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So when a major transmission line goes down then it's not normal for the load to be shed? Whether wind solar or fossil fuel they all would need shut down. Again as stated in the article.... It all sounds to me like poor planing, poor implementation and poor management of the grid.
 
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Need to have a subscription for the above link. Just to be clear though you are blaming the entire episode on the wind delivery?
 

Shannow

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Originally Posted By: SHOZ
Need to have a subscription for the above link. Just to be clear though you are blaming the entire episode on the wind delivery?
Quote me where I have stated that then... again, and I'm typing this as slow as I can for you...again...as renewables are in the disruptive phase, they are reducing the viability of traditional generation, check renew economy website, they agloating about it; and traditional power stations close. However, when in distruptive phase, renewables are merely moving traditional power out of the market, making the grid less robust...they do not provide frequency control, black start, ride through, or inertia. my point...again...is that WHEN these are the only source of power, you need 4 times the nameplate rating of thermals to harvest the same quantity of energy AND you need some way to store it. Per the start of this thread, S.A. has the most renewables intrusion (state sponsored), has lost the greatest amount of traditional generation, has the most expensive wholesale power in the country, and currently has the least reliability to boot...and are completely reliant on the interconnecter to the brown coalers in another state. To get reliable, 100%, is going to cost them a fortune. Now show me where I have blamed wind FOR the blackout, like you are suggesting. It's standard SHOZ tactics really...like So ShOZ, you are really saying that S.A. could suvive on 100% wind power, no thermal, no storage ? ... and be cheaper to boot ? BTW, I don't have a subscription to the linked article...
 

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Originally Posted By: SHOZ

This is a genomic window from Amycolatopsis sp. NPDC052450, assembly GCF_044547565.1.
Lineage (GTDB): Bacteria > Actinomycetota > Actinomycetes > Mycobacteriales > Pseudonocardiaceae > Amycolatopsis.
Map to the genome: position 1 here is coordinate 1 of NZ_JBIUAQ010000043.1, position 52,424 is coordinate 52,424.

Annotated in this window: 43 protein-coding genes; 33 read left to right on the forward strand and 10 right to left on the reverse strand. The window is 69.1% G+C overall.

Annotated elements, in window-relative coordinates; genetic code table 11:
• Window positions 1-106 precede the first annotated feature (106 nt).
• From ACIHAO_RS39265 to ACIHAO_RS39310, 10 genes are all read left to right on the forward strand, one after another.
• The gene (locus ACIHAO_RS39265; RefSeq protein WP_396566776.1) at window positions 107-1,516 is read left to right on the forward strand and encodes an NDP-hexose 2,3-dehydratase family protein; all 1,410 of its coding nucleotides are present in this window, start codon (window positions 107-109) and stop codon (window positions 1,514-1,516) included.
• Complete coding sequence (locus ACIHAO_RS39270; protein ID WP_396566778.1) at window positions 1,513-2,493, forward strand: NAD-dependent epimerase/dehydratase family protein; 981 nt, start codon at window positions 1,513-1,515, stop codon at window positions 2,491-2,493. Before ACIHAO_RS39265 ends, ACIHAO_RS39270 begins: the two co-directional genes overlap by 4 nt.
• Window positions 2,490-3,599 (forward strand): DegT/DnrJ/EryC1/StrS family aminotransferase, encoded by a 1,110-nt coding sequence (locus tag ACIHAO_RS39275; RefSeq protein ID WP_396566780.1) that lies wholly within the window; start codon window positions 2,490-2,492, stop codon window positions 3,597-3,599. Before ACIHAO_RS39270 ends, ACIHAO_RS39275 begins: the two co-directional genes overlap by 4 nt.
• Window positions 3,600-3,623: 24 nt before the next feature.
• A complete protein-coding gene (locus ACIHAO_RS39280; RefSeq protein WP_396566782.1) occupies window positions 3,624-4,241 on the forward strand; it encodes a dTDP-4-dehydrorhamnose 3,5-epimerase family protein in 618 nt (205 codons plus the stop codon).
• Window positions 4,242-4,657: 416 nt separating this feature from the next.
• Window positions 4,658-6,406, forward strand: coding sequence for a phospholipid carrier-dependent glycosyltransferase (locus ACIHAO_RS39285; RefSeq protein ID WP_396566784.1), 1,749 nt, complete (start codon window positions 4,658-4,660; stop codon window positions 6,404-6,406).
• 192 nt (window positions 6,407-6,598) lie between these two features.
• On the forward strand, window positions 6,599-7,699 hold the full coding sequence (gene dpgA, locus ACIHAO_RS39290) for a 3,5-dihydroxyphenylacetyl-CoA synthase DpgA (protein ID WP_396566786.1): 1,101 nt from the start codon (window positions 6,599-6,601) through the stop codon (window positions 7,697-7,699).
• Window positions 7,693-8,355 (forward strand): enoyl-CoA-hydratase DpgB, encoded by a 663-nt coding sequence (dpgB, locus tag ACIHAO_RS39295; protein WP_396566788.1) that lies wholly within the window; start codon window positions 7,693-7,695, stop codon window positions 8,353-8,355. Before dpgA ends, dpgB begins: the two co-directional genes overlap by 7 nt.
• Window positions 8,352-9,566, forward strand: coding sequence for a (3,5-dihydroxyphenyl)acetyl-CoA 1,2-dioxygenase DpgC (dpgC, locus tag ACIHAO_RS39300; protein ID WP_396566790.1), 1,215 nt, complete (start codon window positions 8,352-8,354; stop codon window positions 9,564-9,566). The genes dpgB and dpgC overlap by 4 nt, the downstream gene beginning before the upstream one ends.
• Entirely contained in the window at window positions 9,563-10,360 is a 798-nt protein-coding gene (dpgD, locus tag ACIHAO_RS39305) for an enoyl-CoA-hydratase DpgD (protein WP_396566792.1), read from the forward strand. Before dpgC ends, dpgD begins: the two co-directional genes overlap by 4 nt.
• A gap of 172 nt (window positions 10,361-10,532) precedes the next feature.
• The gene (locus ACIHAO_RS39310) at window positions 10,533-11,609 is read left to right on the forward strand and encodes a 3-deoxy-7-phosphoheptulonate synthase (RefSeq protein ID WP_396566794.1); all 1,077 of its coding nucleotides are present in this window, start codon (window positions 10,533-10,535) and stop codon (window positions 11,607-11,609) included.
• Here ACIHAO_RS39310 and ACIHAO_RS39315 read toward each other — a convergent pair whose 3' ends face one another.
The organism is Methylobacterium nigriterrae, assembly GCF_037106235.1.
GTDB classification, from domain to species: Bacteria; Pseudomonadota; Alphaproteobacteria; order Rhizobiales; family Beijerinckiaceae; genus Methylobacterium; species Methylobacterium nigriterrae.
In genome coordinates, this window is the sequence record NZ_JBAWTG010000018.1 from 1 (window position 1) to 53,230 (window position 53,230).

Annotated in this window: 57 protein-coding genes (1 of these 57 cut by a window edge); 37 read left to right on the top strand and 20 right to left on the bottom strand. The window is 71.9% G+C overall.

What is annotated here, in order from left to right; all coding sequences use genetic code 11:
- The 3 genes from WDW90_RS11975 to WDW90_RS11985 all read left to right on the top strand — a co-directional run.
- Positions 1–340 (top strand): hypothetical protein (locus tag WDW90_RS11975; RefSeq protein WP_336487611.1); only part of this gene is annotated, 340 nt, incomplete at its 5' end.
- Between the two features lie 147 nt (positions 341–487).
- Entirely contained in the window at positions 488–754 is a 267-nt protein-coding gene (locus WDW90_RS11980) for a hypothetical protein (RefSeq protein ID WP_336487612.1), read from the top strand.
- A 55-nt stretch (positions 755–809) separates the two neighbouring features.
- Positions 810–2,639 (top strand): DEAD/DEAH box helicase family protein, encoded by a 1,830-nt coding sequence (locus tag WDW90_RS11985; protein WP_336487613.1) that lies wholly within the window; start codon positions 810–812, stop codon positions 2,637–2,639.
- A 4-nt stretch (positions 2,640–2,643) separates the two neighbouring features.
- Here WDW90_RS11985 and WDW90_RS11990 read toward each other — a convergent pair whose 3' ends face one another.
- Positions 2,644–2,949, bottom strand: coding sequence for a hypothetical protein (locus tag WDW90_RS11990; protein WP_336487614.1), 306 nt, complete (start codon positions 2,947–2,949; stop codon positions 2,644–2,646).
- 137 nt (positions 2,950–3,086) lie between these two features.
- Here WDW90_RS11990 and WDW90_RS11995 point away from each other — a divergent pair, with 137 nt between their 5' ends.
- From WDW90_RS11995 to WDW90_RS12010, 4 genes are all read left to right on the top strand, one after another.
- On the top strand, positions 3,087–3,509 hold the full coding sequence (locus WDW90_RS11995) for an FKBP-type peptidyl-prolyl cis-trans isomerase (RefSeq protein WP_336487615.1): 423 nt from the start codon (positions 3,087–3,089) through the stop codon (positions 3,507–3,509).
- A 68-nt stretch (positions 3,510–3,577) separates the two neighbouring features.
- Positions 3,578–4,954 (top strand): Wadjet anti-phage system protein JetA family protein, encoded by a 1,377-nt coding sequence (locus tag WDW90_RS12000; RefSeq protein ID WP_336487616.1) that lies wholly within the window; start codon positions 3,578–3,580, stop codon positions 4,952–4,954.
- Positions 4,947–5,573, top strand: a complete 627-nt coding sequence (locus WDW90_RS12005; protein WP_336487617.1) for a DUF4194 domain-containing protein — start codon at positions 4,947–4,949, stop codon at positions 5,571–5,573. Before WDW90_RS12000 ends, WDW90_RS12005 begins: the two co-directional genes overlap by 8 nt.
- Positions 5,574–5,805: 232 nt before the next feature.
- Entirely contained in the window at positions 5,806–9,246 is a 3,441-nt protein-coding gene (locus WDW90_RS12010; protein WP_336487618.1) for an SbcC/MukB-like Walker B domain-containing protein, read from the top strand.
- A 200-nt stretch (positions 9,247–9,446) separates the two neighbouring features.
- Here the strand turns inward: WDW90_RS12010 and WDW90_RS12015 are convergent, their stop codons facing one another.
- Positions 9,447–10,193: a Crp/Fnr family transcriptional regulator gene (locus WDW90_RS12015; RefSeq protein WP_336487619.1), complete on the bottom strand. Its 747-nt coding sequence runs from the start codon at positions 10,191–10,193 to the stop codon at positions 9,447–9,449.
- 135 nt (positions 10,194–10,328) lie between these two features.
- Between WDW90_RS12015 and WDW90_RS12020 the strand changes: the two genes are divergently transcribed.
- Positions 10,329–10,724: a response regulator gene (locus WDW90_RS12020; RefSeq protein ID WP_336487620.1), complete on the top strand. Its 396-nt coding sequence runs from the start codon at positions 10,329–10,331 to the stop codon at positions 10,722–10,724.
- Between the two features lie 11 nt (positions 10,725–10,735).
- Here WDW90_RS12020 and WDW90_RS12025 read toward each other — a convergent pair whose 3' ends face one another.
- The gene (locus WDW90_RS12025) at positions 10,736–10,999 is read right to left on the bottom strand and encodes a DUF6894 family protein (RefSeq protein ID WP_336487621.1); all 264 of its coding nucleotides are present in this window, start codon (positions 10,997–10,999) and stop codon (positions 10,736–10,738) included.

Need to have a subscription for the above link. Just to be clear though you are blaming the entire episode on the wind delivery?
Works for me? Maybe try it again.
 

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Another thing worth mentioning but seldom discussed is the amount of backup generation that needs to be installed to make the renewables viable. As I touched on earlier, Ontario has a ton of distributed gas turbine power installed, roughly 10,000MW, to act as peakers and deal with the intermittents. The cost of this is never brought up when the cost of wind/solar are being discussed, but was a not so insignificant part of the almost 100 billion we've spent on renewables that make up 12% of our generation capacity mix (more than double that of Australia) yet produce less than 7% of our actual power. These corresponding GT's produce 10% in comparison. You can have a reliable and robust renewable infrastructure. You can have a relatively inexpensive renewable infrastructure. But you can't have both. A quick look at Denmark, which pays the highest rates in Europe, has an almost entirely wind driven energy sector and a massive interconnect system because ultimately they only generate ~34% of their power domestically is a shining example. It was obscenely expensive and this, coupled with the imports, despite wind's "free" generation, is what dictates their cost of energy. And of course a parallel can be drawn to Shannow's example, as Denmark buys power from neighbours that burn coal, run nuke plants.....etc.